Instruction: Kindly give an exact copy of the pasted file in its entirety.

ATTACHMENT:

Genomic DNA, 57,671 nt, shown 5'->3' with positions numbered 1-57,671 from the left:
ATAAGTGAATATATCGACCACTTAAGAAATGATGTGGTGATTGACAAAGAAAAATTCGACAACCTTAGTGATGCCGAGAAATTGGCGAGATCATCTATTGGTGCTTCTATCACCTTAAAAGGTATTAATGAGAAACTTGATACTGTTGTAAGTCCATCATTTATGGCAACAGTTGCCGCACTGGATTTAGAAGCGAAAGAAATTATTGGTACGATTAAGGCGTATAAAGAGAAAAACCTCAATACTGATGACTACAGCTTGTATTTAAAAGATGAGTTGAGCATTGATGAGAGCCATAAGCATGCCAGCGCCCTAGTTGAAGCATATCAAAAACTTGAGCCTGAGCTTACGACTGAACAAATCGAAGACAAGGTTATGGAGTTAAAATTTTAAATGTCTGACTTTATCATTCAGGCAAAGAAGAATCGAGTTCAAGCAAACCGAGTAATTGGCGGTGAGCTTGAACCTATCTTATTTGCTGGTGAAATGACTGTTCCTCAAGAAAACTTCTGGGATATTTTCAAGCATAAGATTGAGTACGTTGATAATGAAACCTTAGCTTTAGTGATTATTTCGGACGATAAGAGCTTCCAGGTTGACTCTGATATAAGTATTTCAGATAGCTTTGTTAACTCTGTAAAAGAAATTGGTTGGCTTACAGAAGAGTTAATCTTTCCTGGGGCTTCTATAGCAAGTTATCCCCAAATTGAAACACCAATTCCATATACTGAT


Genomic DNA, 57,671 nt, shown 5'->3' with positions numbered 1-57,671 from the left:
ATAAGTGAATATATCGACCACTTAAGAAATGATGTGGTGATTGACAAAGAAAAATTCGACAACCTTAGTGATGCCGAGAAATTGGCGAGATCATCTATTGGTGCTTCTATCACCTTAAAAGGTATTAATGAGAAACTTGATACTGTTGTAAGTCCATCATTTATGGCAACAGTTGCCGCACTGGATTTAGAAGCGAAAGAAATTATTGGTACGATTAAGGCGTATAAAGAGAAAAACCTCAATACTGATGACTACAGCTTGTATTTAAAAGATGAGTTGAGCATTGATGAGAGCCATAAGCATGCCAGCGCCCTAGTTGAAGCATATCAAAAACTTGAGCCTGAGCTTACGACTGAACAAATCGAAGACAAGGTTATGGAGTTAAAATTTTAAATGTCTGACTTTATCATTCAGGCAAAGAAGAATCGAGTTCAAGCAAACCGAGTAATTGGCGGTGAGCTTGAACCTATCTTATTTGCTGGTGAAATGACTGTTCCTCAAGAAAACTTCTGGGATATTTTCAAGCATAAGATTGAGTACGTTGATAATGAAACCTTAGCTTTAGTGATTATTTCGGACGATAAGAGCTTCCAGGTTGACTCTGATATAAGTATTTCAGATAGCTTTGTTAACTCTGTAAAAGAAATTGGTTGGCTTACAGAAGAGTTAATCTTTCCTGGGGCTTCTATAGCAAGTTATCCCCAAATTGAAACACCAATTCCATATACTGAT